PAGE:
To represent a 3D geometry in our software we use this format below: Material-1 Material-2 P1(X1,Y1,Z1) P2(X2,Y2,Z2) P3(X3,Y3,Z3)

This 11 point gives us a triangle with the description of what is behind and front of the triangle. Depicted below:

enter image description here

By applying the right-hand rule (P1 to P2 and then P3, like for electromagnetic force), we know what is Material-1 and Material-2 these are the properties on both sides of the triangular plane.

Using these triangles we can construct the complete surface of our geometries. Since it is hard to create complex 3D surfaces and volumes (enclosed space by these triangles) manually, we want to use CAD software like Blender, SolidWorks, etc. What is the easiest data format (e.g. .STP, .STL, ...) that we can use to convert and represent the 3D geometries with our 5 parameters (actually 11 parameters) geometry format.



Easiest is probably OBJ or PLY. But can not really dump material info like you want. But you could encode it in a per face value. Both formats use similar windup rules to yours.

Step (.STP) is out of question. Its a a few orders of magnitude more complex than what you have and does not deal with polygons, but rather a BREP model.*

Ascii STL might work. But be aware that the format itself is a bit screwy due to not having a very well done original standardisation. Namely it was unclear how the normal info should be handled. Because of this this normal or windup is quite universaly ignored by stl exporters and importers. So theres no guarantee the triangles directions come out as you made them (probably they do but relying on this is a bit dangerous). If it werent for this feature then ascii stl would be the closest format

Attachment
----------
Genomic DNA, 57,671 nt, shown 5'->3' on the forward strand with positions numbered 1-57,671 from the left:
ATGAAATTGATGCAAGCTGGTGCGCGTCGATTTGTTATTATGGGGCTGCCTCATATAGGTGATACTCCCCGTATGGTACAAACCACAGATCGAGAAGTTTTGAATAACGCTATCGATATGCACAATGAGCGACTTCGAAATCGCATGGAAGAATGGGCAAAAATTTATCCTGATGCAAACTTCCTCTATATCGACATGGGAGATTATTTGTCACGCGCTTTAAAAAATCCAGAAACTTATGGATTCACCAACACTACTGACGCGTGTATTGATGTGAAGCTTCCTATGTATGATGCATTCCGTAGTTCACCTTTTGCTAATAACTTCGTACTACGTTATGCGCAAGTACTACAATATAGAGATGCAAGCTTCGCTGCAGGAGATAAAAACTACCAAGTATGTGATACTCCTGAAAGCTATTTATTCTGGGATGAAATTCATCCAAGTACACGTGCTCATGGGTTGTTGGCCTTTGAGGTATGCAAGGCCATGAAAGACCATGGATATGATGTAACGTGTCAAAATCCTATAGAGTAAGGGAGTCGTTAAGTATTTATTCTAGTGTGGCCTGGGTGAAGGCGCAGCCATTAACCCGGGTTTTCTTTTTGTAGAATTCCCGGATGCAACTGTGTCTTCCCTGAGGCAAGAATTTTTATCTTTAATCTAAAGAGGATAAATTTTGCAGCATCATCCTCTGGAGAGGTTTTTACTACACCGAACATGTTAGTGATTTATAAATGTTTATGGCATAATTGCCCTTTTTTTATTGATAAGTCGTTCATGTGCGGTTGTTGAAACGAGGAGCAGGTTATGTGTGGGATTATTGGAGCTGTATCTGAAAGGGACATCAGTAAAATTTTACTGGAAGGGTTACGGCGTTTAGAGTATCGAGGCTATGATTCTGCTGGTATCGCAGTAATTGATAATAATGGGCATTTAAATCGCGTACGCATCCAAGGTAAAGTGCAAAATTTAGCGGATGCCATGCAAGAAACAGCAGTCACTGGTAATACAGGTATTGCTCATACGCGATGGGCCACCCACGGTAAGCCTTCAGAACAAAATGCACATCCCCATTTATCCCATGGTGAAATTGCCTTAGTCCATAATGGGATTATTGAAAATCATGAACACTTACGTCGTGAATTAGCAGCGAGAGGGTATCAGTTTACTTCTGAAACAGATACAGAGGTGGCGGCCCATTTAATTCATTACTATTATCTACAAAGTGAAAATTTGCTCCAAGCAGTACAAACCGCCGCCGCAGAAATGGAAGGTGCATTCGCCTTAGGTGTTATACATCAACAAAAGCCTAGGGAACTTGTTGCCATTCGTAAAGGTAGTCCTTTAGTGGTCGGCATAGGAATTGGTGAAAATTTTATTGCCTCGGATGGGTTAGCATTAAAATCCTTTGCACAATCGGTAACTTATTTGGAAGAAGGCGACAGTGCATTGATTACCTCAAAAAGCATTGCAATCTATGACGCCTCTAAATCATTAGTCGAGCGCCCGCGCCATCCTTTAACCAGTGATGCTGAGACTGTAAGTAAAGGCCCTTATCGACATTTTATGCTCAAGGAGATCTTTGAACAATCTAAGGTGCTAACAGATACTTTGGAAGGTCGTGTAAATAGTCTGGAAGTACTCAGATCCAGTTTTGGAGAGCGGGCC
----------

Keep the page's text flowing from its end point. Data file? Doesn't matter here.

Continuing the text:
Blender is not really classified as a CAD application rather its a DCC application (Document Content Creation). They use different primitive constructs. But blender is much closer in nature than most cads considering your polygon modeling.

PS: Consider implementing point sharing beween polygons theres lots of advantages for processing and modeling.

* I'd say about four or five orders of magnitude. Even without the testing mandates even reading just the specification is 10000 pages of iso standard text. OBJ should be implementable in a few hours for step you may be better of buying a third party reader and still need a month of implementation time.


Your Answer

By clicking “Post Your Answer”, you agree to our terms of service, privacy policy and cookie policy

Not the answer you're looking for? Browse other questions tagged or ask your own question.